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Wednesday, June 9, 2010

Florida Day Two: Devil's Den

For Memorial Day Weekend, Todd and I decided to go to Florida to do some diving in the freshwater springs of Central Florida.  Todd's family lives in Florida, so we stayed with his parents and made the drive to the springs each day.  On Day One, we visited Blue Grotto.

On Sunday, we woke up earlier than we did on Saturday, but still didn't get quite the early start that we had wanted.  We initially had thought we wouldn't dive on Sunday since Todd's brother and family would be visiting that afternoon, but since Blue Grotto had been such a success, we decided to go ahead and get some more dives in before they arrived.  We decided on Devil's Den for the dives.

Devil's Den is located in Williston, just a mile or two from the Blue Grotto.  It's different from the Blue Grotto, because it is located within a dry cave, and rather than being a shaft downwards, it is more like a round pool that descends under the ceiling of the dry cave.

We arrived and checked in, meeting the three Devil's Den cats in the process (I'm totally a cat person).  We had our tanks filled, and then had a dive briefing from the lady who was running the front desk.  We walked around and checked out the cave, and got ourselves ready.

Entering the Devil's Den

When you dive at Devil's Den, you walk down a narrow set of stone steps, so that you're underground in the cave.  Then, you walk down another set of wooden steps that take you to the floating platform.  The cave is "dry," in that it's not filled to the brim with water, but the entire bottom is a pool of water from the spring.  The ceiling of the cave has a hole in it - a natural skylight filled with vines, which makes the whole cave look beautiful and dramatic, and lets in sunshine so that the cave is not dark at all.

The light enters through this natural skylight

Divers in the water from the floating platform

Once you're on the floating platform, you can walk down steps into the 72 degree water, and start your dive.  At the part where you can surface in the cave, it's about 15-20 feet deep, and then the ceiling of the cave drops to the water level, and the water continues into a cavern environment in a circle around the pool.  You can reach a max depth of about 60 feet, and explore lots of swim throughs that were created from fallen boulders in the cave.  There are several caves that branch off from the main cave, but they were either blocked off with grating or had "grim reaper" signs at their openings to prevent divers from entering without cave certification.  Todd and I do not have cave certification, so we stayed away.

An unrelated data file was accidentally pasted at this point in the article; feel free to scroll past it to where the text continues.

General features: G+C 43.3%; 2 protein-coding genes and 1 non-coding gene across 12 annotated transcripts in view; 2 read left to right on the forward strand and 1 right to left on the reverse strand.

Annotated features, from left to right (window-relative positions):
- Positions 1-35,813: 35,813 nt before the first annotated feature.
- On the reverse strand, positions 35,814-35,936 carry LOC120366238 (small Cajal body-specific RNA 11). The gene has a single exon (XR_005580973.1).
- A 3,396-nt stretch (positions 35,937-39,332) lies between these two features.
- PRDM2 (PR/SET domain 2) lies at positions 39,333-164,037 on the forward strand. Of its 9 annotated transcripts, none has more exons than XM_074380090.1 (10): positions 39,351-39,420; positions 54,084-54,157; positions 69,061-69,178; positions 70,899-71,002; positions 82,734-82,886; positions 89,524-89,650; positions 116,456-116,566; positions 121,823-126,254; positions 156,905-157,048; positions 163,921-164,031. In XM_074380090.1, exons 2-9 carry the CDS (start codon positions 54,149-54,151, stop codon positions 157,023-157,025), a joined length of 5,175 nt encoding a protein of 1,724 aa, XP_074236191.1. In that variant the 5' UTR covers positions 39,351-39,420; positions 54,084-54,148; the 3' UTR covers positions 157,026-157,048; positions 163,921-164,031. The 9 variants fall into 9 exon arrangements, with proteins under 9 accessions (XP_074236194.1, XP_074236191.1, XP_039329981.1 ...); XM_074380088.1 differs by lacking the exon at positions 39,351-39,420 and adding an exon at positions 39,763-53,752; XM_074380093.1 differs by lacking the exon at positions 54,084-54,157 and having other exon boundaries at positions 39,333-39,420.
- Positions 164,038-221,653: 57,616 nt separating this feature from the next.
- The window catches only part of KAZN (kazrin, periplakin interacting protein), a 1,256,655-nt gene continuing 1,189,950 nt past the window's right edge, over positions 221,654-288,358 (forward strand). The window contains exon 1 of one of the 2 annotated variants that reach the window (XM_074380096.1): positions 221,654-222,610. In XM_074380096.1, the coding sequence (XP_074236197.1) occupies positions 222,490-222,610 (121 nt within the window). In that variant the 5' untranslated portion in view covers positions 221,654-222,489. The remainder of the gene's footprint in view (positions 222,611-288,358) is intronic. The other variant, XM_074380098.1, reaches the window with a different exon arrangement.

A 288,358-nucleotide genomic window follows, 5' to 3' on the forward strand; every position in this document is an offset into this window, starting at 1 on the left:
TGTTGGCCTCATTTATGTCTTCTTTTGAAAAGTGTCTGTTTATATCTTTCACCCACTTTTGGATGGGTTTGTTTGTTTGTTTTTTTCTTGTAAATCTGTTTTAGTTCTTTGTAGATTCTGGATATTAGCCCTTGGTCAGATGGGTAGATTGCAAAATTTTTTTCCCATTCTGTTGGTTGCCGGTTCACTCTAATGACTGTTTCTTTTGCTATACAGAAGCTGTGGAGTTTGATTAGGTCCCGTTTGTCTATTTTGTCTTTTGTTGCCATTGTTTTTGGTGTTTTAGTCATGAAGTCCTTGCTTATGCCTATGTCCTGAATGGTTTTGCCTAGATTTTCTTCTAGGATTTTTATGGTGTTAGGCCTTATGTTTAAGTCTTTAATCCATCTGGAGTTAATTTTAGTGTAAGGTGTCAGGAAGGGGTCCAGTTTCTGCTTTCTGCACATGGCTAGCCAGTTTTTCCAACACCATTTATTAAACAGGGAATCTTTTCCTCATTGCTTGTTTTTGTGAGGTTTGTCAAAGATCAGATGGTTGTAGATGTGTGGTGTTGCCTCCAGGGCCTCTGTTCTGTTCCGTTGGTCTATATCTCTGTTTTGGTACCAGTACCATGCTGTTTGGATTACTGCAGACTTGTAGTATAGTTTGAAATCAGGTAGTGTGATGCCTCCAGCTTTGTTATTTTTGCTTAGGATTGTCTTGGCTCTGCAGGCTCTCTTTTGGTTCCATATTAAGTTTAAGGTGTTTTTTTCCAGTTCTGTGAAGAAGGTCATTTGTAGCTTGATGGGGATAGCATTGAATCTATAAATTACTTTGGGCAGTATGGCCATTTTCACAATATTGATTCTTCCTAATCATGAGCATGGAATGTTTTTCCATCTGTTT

This is me doing my descent on the first dive, where you can clearly see the natural skylight in the ceiling above (complete with beautiful vines):

On our first dive, we basically swam in a circle counter-clockwise, exploring the depths of the cave.  I love swim-throughs, so it was very fun to swim through each of the little holes and explore.  Even though we knew that lots of divers had been here before, it still felt like we were exploring something completely new and unexplored.  The rule was that we were to douse our lights and peek through the hole.  If we could see a glow of light, we could go in.  Otherwise, that was a cave and we could not go through.

Coming out of a swim through:

As we circled, we eventually started to ascend to the 20-30 foot depth, to look more at the walls and ceiling of the cave.  They contained fossils of sea biscuits and fish, and it was really interesting to see them.  We also found the caves that contained the grim reaper signs, which is creepy, especially knowing that people had died going into them.

The Grim Reaper Signs:

Peeking through a hole:

As we approached the shallower depths, we were treated to some beautiful sunlight that was entering the water from the hole in the ceiling.  The light was so nice, and the water was so clear that it was truly breathtaking.  We spent some time here on our safety stop taking photos and just enjoying the water.  What a treat!

We had lunch (that my mom-in-law packed, bless her) and then went down for our second dive.  This time, we went clockwise, which was a whole new dive.  Swim-throughs and exploration, and then exploring the fossils in the walls, and then the beautiful light.  We also found a nice alien head that we hadn't seen before, which someone had placed in the cavern as a joke.

I am not certain why I look so worried:

Todd handed me the camera:

It was hard to leave Devil's Den.  It was so beautiful and such a relaxing and pleasant dive.  We would have LOVED to have done a third dive, but we had to get home to the family, so we rinsed and packed our equipment and headed home.

Another wonderful day of diving in Florida.

Coming soon: Ginnie Springs...


Kovas Palubinskas said...

Thanks for sharing these diving days - I envy you this vacation. Those Devil's Den entry steps are somewhat foreboding, but the photos of the sunlight underwater are amazing!

Staci Dombroski said...

That is seriously so cool!! I would love to do that one day! Loved the pictures :)

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